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February 08, 2007

Truth, Justice, and the American Way

I was on jury duty yesterday.  It’s an encouraging experience, at least here in Vermont.

First thing that’s impressive is people’s willingness to do this.  In theory it’s not voluntary; you get a summons and you can be fined if you don’t show up. In practice, it’s obvious to everyone in the selection pool for each jury that the “wrong” answer to a screening question’ll get you thrown off the panel in a New York minute.

“Does anyone know Officer Smith?”  Of course everyone from her home town knows her plus the people she went to high school with and the people whose kids are on the same hockey team as her kids.  Moreover, this being rural Vermont, there’s a good chance that at least one member of the jury pool is a cousin by blood or marriage.

“Do you think your having gone to the senior prom with Officer Smith will make you treat her testimony any differently than you would the testimony of say the defendant here who is accused domestic violence?”

“No.”  Only lawyers and bloggers use a lot of words in Vermont. Some people struggle with themselves and then say “yes, I think I would be influenced” but it’s clear most people are trying NOT to be disqualified most of the time. It’s certainly not for the $15 - $30 day you can get if you ask for it and if your employer doesn’t pay you for time away.

Another impressive thing was the definition of “reasonable doubt” the judge gave us in our briefing: “a reasonable doubt is one you can articulate, at least to yourself.” That works for me.

Never realized it but the court INCLUDING THE JUDGE stand for the jury.  That’s a nice tradition.  Helps make up for a lot of boring waiting while the lawyers debate this or that in chambers and the court (there’s only one judge sitting in the county) issues warrants and other stuff unrelated to the case at hand.

Case I was on yesterday was just a civil case and no great sums or obvious principles at stake.  In fact, New York lawyers bill more per hour than the $12 thousand plus at issue in this whole one-day case (which obviously had lawyer time before). We listened attentively to more detail than we thought we needed. You can’t say that, of course, and you can’t ask the questions YOU want answers to (that part’s hard, especially for an ex-CEO).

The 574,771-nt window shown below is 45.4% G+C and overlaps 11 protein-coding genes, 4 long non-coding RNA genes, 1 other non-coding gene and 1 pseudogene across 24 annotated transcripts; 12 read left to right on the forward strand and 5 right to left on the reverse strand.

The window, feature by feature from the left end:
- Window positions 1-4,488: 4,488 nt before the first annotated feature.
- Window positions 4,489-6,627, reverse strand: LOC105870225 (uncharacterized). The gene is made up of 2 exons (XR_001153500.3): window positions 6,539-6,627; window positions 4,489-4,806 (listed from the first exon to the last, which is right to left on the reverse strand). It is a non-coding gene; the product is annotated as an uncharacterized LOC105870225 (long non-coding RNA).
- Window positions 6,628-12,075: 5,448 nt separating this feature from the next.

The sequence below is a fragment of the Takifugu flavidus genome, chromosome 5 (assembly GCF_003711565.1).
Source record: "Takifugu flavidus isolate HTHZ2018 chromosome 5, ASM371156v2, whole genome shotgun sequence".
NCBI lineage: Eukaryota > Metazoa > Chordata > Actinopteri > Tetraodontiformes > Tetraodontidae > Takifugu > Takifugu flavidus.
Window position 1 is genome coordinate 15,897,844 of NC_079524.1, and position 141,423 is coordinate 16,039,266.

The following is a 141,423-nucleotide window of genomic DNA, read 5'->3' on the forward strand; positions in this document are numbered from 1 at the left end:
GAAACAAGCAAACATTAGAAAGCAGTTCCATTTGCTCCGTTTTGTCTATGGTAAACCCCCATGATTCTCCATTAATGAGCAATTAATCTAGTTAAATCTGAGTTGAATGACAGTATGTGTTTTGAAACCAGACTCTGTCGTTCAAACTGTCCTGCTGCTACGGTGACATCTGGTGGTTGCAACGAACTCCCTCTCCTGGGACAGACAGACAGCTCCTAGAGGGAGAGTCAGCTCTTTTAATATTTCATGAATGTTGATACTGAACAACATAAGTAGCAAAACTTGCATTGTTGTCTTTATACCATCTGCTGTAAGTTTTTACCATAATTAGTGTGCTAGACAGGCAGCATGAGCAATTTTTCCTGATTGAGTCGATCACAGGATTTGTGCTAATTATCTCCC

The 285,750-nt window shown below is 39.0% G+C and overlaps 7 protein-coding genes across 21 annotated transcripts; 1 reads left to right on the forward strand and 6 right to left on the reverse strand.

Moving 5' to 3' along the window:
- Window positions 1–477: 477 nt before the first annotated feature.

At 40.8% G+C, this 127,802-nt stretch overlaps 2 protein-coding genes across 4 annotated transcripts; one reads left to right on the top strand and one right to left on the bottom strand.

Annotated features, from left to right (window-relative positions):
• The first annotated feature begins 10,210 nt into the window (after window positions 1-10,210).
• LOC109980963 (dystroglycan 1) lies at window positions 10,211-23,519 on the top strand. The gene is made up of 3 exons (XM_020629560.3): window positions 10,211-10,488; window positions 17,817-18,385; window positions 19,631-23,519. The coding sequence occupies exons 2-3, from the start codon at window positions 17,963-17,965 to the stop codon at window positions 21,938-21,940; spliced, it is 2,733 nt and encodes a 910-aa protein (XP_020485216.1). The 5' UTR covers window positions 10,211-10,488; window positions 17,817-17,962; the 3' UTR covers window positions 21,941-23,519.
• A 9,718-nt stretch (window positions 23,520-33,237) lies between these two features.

Every witness contradicted himself to some extent (good lessons in there for a mystery writer) and two of three witnesses contradicted their own depositions. You quickly learn that probably doesn’t mean that they’re lying, just that they’re human and also that there’s some tendency to put yourself in a good light and give the answers you think are wanted.  It was also almost three years since the accident at issue happened.

It was getting to be supper time when we were finally “given the case” and sent to the jury room with fairly explicit instructions on what questions we had to answer and how we were to apply the law in determining the facts. A few people needed to have the clerk make quick calls to arrange for kids to be fed and dogs to be let out.

After about half an hour of discussion of the evidence, eleven of twelve jurors were in agreement.  The twelfth disagreed on principle although not on fact.  The parties in our case had agreed to require a unanimous verdict which is not always the procedure in a civil case. Ominously, the judge’s instructions didn’t say what would happen if weren’t unanimous. I assume we would have been able to leave at some point put we were trying hard to reach agreement.

People got a little testy with the holdout but not so rude that positions became impossibly entrenched.  The resolution was to send a note to the judge asking whether we were allowed to consider the principle espoused by the holdout.  The holdout seemed as relieved as everyone else that the answer was “no”.

We were out of there feeling we’d done a good day’s work.  Next week I’m on the jury for a criminal case but not allowed to talk about that one yet.

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